Put Another Nickel In . . .


Ripping songs from your CDs and storing them on your PC so you can listen while you work (or play) is fantastic. Double-click Start up Totem, pull in a few songs into your playlist, and enjoy the music. Life couldn't be any better. Except . . .

You see, all this collecting of musicripping songs, building huge libraries of MP3s or OGGs on your computer's hard diskis eventually going to become a nightmare to administer. Sure, all those CDs in jewel cases have disappeared into that virtual space that is your hard disk, but now you have all these songs in a number of large folders with little or no organization. If you want to play something, you have to go searching. What you need is a jukebox.

In a much earlier part of my life, I used to make extra money babysitting some of my parents' friends' children. One of their friends repaired jukeboxes for a living. Consequently, a real honest-to-goodness jukebox was always in the house, full of 45 RPM singles. From time to time, the model and type of machine would change, but with the coin mechanism disabled, I had all the music I wanted available. Now, that's entertainment! As luck would have it, your Ubuntu Linux system comes with a very fine jukebox program called Rhythmbox and you won't have to babysit anybody's kids to use it.

Rhythmbox

You'll find Rhythmbox (command name, rhythmbox) by clicking Applications on the top panel, then selecting Rhythmbox Music Player from the Sound & Video submenu. This program integrates nicely into the GNOME desktop, with a notification area icon to drop the application out of sight quickly. It includes support for your MP3 and Ogg Vorbis files, collection and playlist management, tag editing, and much more.

On first start, a Rhythmbox configuration assistant appears to take you through some basic configuration steps. The first of these screens is an introduction, so just click Forward and Rhythmbox asks for folders where music is kept (see Figure 18-21). Enter this information manually or click the Browse button to bring up the GNOME file selector, from which you can choose the locations of music on your system. In my case, I have a separate partition called /mnt/music where I keep all my music.

Figure 18-21. Start by adding the names of folders you want Rhythmbox to keep track of.


As the assistant indicates, you can Skip This Step and enter the information at a later time. Click Forward and you are done. On the next screen, click Apply and Rhythmbox starts. The program is smart enough to scan all of your subdirectories for songs so there's no need to list each and every directory where you keep music. You don't want to just scan the entire system, however, because you won't have permissions for many directories. You can add as many folders or file systems as you want.

Rhythmbox starts scanning those folders and builds a base collection. It reads the information tags on each song to try to determine the title, year, and so on of each song. After the process ends, you wind up with a collection list similar to the one in Figure 18-22.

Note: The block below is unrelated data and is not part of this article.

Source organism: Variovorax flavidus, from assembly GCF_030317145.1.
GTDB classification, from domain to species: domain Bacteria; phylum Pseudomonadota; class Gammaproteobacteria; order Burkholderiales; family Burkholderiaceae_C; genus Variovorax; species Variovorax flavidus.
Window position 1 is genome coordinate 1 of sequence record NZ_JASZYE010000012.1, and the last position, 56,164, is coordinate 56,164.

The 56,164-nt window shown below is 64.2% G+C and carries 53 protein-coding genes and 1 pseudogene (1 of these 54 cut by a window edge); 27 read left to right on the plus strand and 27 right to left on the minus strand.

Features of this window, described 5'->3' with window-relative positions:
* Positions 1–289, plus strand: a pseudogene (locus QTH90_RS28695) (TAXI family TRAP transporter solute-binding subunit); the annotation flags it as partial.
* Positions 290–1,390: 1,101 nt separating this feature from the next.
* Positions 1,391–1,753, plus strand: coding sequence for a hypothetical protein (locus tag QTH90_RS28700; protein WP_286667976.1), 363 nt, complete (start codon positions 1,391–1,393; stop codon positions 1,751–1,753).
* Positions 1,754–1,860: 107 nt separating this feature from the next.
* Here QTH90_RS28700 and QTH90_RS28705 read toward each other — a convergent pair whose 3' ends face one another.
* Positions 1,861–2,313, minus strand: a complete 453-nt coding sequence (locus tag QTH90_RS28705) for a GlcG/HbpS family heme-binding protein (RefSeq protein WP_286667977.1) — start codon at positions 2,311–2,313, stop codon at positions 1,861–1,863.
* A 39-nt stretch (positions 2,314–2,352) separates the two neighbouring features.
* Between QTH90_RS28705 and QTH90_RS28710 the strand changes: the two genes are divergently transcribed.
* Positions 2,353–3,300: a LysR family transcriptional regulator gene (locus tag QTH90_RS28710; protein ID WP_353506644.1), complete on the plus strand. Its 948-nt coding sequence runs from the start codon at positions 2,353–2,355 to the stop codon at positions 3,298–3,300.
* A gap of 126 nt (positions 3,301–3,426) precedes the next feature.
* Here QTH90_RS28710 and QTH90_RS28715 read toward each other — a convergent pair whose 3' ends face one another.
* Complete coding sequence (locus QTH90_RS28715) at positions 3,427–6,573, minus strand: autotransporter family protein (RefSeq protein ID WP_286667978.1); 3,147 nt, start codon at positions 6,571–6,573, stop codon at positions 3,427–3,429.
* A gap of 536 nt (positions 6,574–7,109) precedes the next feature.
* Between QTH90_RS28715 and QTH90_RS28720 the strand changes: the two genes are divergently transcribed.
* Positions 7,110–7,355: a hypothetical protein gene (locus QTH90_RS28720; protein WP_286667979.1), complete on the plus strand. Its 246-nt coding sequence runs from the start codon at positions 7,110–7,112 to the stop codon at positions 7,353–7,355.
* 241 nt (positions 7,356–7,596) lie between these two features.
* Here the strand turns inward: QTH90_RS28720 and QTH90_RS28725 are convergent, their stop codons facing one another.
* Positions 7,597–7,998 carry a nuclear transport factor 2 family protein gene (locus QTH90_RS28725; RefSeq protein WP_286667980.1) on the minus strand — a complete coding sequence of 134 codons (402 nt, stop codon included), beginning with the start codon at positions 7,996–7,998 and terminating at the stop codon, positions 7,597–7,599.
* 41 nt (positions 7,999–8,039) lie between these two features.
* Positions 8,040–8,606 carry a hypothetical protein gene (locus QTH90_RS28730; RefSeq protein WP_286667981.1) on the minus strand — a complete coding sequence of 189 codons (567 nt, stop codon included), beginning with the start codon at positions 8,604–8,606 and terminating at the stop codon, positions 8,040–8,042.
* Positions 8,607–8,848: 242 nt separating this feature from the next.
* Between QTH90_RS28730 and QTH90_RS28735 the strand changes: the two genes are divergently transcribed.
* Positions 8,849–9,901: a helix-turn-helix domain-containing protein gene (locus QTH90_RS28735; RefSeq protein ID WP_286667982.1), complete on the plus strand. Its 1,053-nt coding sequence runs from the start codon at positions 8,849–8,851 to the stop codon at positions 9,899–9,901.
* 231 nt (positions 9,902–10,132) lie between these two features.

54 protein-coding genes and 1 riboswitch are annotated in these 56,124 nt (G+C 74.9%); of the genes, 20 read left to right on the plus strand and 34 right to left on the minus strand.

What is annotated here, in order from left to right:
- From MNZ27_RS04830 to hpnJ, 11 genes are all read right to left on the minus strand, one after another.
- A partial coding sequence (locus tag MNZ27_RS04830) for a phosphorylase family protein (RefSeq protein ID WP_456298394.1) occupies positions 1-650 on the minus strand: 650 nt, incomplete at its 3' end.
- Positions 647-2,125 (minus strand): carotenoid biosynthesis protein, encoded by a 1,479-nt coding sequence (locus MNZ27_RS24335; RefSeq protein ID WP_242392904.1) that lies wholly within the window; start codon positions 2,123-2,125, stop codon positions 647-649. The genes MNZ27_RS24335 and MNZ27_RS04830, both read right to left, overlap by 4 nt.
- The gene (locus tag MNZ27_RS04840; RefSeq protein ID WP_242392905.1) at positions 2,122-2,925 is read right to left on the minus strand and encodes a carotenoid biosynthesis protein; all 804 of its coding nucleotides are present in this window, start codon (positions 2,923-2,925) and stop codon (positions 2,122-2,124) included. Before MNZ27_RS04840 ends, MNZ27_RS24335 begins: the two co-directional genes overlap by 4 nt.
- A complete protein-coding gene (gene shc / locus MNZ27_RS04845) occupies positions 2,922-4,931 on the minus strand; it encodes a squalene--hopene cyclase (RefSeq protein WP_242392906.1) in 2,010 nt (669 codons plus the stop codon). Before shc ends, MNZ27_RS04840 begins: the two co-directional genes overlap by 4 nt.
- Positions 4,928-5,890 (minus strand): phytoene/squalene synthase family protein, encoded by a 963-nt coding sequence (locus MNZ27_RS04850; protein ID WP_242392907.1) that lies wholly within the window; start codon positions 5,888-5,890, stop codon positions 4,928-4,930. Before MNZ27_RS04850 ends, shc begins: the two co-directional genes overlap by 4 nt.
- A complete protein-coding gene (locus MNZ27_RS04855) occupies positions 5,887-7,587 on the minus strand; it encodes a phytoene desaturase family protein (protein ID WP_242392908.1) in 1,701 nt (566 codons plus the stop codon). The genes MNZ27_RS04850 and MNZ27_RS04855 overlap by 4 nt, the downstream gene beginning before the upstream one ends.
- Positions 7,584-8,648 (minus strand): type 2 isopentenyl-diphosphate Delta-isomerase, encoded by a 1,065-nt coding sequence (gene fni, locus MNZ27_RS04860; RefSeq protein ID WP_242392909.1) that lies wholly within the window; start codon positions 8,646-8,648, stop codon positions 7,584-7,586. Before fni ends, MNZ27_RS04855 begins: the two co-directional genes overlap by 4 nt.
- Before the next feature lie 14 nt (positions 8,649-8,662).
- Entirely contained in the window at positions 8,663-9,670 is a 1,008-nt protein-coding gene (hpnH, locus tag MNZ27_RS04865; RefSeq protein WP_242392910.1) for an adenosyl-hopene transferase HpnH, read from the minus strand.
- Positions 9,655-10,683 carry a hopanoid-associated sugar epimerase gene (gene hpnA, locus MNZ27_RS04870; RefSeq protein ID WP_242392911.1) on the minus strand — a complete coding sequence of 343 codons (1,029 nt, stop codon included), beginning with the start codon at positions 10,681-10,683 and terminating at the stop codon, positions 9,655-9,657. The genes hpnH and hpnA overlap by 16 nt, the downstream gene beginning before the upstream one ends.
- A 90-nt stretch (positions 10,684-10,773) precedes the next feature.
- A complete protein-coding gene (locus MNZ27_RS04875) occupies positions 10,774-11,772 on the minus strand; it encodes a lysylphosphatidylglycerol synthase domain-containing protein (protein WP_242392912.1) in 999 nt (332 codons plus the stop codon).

Figure 18-22. Rhythmbox creates a default collection list of all the songs in the folders you specified.


To the left of the interface, there's a vertical pane labeled Source. Several choices are already filled in for you with your dynamically created selection of songs under Library. As the names in that list imply, Rhythmbox is also a way to listen to Internet radio stations, download and enjoy podcasts, and much more. For the moment, let's concentrate on our local music. Most of the action with Rhythmbox happens on the left side with a two-panel music browser in the top half (Artist and Album).

Below is your list of tracks based on the results of your selections in the above browser. By default, all of your songs appear here in the default collection list. Because organization is key, you can create additional playlists by right-clicking the left column, and then selecting New Playlist. The new playlist appears in the Source sidebar without a name; click (or right-click) it and rename it to something more appropriate. To populate a new playlist, make sure you have your default playlist selected, then drag and drop song titles into your playlist folder of choice. The titles appear in your new playlist but remain in the master collection as well.

When you added that playlist, you no doubt noticed that there was also an option to add a New Automatic Playlist. This is cool because you can have Rhythmbox create playlists based on criteria you select. Let's pretend that I want a playlist where every song is a song I have played at least 10 times. I might create a playlist called 10 or More that is automatically added to every time I play a particular song more than 10 times (see Figure 18-23). That selection criterion can be anything from artist to words in a title (all songs containing the word love) to play count, rating, and so on.

Figure 18-23. Create automatic playlists with Rhythmbox by selecting criteria based on artist, play count, genre, and a whole lot more.


As anyone with a collection of songs on their computer knows, the information contained in the information tags isn't always perfect. To deal with this problem, we have Rhythmbox's tag editor. Right-click a title and select Properties. A two-tabbed window appears (see Figure 18-24), from which you can change basic information about the current track as well as details such as your rating (0 to 5 stars) for the song.

Figure 18-24. Editing tags is easy. Right-click a song, select Preferences, then make the changes you need.





Moving to Ubuntu Linux
Moving to Ubuntu Linux
ISBN: 032142722X
EAN: 2147483647
Year: 2004
Pages: 201

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